We seem to be turning on our past–we pull down statues of historical figures who don't measure up to our supposedly enlightened standards, we regard several of our Founders primarily as slave holders.
Francis O'Gorman has written a new book Forgetfulness: Making the Modern Culture of Amnesia that warns against the wholesale devaluation of our past. I haven't read O'Gorman's book, but a review in (of all places) the lefty New Statesman convinces me that it has great relevance for the disparagers of the past who reign in cultural institutions.
The New Statesman's John Gray writes:
O’Gorman believes that the systematic devaluation of the past began in earnest in the 19th century, though it goes much further back. Today, disparaging the past is a mark of intellectual respectability. Anyone who believes that history involves loss as well as gain is reactionary: “The preference among liberal intellectuals is for a new kind of Whig history – one where the past is to be surveyed primarily to expose its failings…”
In this by now thoroughly conventional perspective, the values and structures of the past are seen as “always categories of power, where anything that is dominant is, by definition, oppressive. The only exception is the dominance of liberal ideas themselves, which can, it is assumed, never be oppressive.” In the 18th and 19th centuries, Whig history meant history written as a story of continuing improvement. Today, it means history written as an exercise in reproach and accusation in which universal human evils are represented as being exclusively the products of Western power.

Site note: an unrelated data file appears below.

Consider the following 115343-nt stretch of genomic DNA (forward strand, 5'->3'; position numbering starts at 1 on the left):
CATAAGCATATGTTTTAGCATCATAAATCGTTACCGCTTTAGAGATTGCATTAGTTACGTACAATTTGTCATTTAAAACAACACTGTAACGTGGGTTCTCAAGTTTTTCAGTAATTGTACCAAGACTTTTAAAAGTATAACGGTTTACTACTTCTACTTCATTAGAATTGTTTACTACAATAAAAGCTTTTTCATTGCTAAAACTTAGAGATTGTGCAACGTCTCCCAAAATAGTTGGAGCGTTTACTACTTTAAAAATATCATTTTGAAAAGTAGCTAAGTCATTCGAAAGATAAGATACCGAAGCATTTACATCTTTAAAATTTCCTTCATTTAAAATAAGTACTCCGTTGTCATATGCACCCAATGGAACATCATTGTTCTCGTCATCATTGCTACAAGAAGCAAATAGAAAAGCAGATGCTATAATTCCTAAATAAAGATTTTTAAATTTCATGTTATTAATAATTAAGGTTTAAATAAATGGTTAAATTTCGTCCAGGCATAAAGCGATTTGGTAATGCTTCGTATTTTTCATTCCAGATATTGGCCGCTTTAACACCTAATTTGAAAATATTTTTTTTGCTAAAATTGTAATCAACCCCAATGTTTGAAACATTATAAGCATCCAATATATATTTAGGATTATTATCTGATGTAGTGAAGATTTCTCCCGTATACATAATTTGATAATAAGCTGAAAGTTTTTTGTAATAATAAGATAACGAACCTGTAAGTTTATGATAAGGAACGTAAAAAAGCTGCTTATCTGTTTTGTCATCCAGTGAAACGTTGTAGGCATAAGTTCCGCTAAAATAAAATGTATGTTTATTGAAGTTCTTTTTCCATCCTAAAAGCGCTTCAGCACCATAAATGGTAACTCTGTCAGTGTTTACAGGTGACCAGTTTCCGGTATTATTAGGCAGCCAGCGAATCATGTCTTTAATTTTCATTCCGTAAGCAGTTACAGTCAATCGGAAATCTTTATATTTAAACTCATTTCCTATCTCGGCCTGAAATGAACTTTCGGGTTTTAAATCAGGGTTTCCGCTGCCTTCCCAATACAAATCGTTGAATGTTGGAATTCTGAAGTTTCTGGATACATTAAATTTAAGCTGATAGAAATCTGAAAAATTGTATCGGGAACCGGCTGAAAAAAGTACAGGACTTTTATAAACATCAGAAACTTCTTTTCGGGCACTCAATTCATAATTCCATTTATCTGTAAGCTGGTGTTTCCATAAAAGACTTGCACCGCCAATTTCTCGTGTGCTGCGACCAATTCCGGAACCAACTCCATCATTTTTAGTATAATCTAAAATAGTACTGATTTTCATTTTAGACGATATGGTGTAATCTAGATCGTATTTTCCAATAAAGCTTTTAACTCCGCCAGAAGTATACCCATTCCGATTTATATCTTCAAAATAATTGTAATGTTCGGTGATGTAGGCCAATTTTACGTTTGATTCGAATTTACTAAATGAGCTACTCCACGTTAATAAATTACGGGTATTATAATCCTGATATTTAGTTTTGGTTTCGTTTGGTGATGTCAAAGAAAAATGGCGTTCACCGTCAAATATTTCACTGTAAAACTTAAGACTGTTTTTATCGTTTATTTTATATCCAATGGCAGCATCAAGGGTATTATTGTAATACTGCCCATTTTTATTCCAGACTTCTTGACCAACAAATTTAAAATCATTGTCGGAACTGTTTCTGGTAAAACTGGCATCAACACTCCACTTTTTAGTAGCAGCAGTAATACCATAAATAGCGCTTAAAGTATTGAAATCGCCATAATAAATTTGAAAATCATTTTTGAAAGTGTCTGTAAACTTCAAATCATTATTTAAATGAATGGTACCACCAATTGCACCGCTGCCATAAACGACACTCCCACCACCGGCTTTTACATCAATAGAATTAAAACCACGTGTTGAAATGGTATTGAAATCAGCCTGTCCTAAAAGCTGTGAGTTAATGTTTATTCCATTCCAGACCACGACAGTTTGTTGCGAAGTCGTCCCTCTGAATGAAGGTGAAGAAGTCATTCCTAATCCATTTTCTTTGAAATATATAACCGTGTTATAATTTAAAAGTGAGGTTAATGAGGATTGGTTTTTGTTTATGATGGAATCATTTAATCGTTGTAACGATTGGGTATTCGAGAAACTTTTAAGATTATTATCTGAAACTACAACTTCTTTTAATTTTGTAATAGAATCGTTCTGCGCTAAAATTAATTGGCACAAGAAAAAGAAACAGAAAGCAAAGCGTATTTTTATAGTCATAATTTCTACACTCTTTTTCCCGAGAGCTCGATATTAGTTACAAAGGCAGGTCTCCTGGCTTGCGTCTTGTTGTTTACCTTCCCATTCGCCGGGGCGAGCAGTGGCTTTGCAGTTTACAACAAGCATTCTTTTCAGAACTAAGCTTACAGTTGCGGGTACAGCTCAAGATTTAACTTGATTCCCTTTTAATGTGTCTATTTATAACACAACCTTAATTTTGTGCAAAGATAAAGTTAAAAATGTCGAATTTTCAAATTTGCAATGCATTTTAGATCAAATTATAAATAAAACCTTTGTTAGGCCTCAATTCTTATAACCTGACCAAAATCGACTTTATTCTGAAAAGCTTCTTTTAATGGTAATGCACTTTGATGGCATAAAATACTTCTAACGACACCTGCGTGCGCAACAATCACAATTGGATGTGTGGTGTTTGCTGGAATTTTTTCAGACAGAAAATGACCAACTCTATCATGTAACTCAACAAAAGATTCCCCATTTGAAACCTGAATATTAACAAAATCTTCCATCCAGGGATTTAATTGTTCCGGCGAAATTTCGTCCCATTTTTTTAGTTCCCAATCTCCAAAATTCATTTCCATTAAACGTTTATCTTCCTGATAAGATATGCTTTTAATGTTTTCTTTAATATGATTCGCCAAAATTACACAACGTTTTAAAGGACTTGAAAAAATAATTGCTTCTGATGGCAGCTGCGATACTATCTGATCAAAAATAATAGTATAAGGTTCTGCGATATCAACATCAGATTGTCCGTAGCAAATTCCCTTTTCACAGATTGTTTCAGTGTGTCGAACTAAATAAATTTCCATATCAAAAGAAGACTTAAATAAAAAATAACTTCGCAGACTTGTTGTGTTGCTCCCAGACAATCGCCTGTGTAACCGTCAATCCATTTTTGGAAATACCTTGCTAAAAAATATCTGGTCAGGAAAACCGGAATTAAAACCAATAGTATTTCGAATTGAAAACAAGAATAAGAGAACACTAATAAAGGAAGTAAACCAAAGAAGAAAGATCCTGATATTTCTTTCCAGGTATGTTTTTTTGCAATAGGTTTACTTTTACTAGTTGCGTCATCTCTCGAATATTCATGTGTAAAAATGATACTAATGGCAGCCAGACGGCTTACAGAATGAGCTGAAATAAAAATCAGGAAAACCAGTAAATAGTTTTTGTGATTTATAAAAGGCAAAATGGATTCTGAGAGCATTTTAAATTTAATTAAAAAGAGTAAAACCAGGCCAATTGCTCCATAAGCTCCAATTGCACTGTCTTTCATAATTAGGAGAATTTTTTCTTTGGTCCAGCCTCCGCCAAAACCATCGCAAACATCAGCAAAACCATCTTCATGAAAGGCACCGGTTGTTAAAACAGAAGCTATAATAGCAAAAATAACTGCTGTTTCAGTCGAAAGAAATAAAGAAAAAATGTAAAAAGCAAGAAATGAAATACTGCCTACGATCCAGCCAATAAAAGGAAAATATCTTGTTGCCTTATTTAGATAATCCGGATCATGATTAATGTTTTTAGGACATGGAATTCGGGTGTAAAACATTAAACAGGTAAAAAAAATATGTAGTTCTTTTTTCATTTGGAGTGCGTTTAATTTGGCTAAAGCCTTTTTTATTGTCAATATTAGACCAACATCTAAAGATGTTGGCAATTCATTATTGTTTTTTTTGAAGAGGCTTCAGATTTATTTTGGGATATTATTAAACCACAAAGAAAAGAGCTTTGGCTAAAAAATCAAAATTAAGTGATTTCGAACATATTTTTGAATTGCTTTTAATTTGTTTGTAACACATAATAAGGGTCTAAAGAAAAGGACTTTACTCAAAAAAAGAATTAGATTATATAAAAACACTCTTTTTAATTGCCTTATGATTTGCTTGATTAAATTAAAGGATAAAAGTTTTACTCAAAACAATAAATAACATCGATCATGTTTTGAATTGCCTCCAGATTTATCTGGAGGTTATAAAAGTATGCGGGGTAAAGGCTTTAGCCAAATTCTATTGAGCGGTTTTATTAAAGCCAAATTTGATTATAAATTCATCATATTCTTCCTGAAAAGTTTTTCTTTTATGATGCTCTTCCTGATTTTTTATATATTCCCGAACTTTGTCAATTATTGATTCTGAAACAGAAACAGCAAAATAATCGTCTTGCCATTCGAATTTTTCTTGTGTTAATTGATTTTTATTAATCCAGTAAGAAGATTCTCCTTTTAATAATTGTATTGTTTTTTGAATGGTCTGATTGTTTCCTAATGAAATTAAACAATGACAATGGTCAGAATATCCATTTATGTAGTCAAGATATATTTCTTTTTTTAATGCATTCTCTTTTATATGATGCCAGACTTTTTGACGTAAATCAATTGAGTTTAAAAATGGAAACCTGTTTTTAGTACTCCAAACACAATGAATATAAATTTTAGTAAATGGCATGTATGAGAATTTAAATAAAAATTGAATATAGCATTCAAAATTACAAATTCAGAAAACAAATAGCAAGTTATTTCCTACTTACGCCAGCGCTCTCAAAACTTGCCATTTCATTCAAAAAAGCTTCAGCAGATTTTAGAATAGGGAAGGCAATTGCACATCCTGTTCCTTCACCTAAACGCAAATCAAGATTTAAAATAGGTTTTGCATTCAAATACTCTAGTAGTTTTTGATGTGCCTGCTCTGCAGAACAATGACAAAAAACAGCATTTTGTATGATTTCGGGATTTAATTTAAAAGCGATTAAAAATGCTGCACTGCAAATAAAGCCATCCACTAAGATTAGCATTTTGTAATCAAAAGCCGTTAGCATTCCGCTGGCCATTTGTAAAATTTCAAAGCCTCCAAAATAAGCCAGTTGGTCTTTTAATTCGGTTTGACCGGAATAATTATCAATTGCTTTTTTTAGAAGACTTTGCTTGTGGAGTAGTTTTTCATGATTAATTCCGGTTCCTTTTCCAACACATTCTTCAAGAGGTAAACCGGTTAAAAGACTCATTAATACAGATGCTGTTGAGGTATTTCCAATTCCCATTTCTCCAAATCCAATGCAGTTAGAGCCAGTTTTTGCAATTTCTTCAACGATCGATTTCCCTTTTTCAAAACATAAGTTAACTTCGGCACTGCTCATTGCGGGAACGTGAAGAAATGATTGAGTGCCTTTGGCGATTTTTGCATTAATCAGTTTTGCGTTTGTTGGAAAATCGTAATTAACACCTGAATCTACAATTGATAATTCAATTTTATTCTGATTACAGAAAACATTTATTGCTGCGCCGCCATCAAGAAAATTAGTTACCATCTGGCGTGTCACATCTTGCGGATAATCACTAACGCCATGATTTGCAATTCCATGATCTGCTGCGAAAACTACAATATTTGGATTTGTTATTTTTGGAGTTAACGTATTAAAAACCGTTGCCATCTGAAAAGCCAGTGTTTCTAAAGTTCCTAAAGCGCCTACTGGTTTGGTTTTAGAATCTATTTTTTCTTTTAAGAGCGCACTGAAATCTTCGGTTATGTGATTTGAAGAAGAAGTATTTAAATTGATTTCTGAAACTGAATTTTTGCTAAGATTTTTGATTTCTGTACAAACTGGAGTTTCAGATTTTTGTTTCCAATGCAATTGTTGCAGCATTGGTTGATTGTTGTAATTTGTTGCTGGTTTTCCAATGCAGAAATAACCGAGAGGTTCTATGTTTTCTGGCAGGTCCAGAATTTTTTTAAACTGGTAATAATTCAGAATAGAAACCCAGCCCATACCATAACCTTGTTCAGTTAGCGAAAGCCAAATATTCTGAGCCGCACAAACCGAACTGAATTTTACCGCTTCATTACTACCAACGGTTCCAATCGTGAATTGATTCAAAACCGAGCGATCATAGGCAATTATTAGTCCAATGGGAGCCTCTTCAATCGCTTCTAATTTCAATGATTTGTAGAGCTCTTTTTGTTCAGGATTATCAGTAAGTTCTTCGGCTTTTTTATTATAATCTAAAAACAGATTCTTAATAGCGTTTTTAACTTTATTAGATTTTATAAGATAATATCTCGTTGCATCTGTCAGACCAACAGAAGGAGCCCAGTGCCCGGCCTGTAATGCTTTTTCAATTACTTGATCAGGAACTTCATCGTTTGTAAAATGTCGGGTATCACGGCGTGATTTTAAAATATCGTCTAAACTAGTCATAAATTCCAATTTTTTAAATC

Giving voice to oppressed and marginalised groups – ethnic and sexual minorities, subalterns of empire – may be a necessary part of historical inquiry. Yet as practised today by many historians, retrieving these occluded identities seems to require that other identities – local, national and religious, for example – be critically demolished and then consigned to the memory hole. Forgetfulness of the past must be actively cultivated, so that a future may emerge in which human beings can shape their lives as they please. As David Rieff argues in his powerful critique of commemoration, In Praise of Forgetting: Historical Memory and Its Ironies (2016), there may be times when laying the past aside is necessary for human beings to be able to live peaceably with themselves.
The end result of a systematic devaluation of the past, however, is a condition of confusion not unlike that experienced by those who suffer from Alzheimer’s disease. . . .
Unfortunately (and strangely), O'Gorman identifies early Christianity, with its emphasis on the redemption of past crimes and starting again, as the source of this devaluation of the past. But the contempt for the past that reigns today seems to me a far newer phenomenon based at least in part on the notion that history is built on oppression and crimes.
Still, this review indicates that O'Gorman's book will shed light on the damaging emphasis on identity politics that threatens to drive out other forms of the study of history and refuses to recognize and celebrate the achievements of those who have gone before us.